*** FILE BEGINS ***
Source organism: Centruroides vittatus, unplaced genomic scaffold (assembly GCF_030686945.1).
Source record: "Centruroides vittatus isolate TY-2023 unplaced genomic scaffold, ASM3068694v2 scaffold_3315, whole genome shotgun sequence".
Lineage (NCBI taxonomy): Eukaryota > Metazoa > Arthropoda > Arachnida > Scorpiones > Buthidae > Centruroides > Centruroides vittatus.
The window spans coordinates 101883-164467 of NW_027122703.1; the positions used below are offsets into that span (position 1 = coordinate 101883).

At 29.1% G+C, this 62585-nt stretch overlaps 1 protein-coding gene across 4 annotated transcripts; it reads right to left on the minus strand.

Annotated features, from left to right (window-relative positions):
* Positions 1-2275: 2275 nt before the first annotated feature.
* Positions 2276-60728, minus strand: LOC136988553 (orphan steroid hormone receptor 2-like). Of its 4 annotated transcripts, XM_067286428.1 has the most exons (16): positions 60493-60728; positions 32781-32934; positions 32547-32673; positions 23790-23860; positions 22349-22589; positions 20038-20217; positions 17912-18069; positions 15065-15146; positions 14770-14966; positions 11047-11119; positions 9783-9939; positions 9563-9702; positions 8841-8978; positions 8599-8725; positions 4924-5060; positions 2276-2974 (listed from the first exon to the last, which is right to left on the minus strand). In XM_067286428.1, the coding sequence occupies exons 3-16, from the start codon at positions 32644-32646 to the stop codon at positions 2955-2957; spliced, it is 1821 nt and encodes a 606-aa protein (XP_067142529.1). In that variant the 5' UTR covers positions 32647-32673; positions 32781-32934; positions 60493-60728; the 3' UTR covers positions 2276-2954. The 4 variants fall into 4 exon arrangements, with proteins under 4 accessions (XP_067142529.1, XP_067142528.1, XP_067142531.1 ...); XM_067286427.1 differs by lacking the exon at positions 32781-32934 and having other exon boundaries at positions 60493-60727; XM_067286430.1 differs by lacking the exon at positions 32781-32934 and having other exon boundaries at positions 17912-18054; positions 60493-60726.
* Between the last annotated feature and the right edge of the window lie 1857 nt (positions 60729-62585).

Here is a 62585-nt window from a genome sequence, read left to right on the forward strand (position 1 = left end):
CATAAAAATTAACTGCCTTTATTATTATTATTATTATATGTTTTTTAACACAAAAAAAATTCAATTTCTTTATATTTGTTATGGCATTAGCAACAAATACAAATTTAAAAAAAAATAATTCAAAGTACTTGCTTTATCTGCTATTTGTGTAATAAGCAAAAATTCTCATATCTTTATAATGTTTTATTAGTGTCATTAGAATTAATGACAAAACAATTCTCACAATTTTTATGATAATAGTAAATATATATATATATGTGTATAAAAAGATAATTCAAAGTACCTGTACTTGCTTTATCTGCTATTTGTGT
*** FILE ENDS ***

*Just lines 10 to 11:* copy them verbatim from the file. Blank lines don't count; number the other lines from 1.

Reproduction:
Here is a 62585-nt window from a genome sequence, read left to right on the forward strand (position 1 = left end):
CATAAAAATTAACTGCCTTTATTATTATTATTATTATATGTTTTTTAACACAAAAAAAATTCAATTTCTTTATATTTGTTATGGCATTAGCAACAAATACAAATTTAAAAAAAAATAATTCAAAGTACTTGCTTTATCTGCTATTTGTGTAATAAGCAAAAATTCTCATATCTTTATAATGTTTTATTAGTGTCATTAGAATTAATGACAAAACAATTCTCACAATTTTTATGATAATAGTAAATATATATATATATGTGTATAAAAAGATAATTCAAAGTACCTGTACTTGCTTTATCTGCTATTTGTGT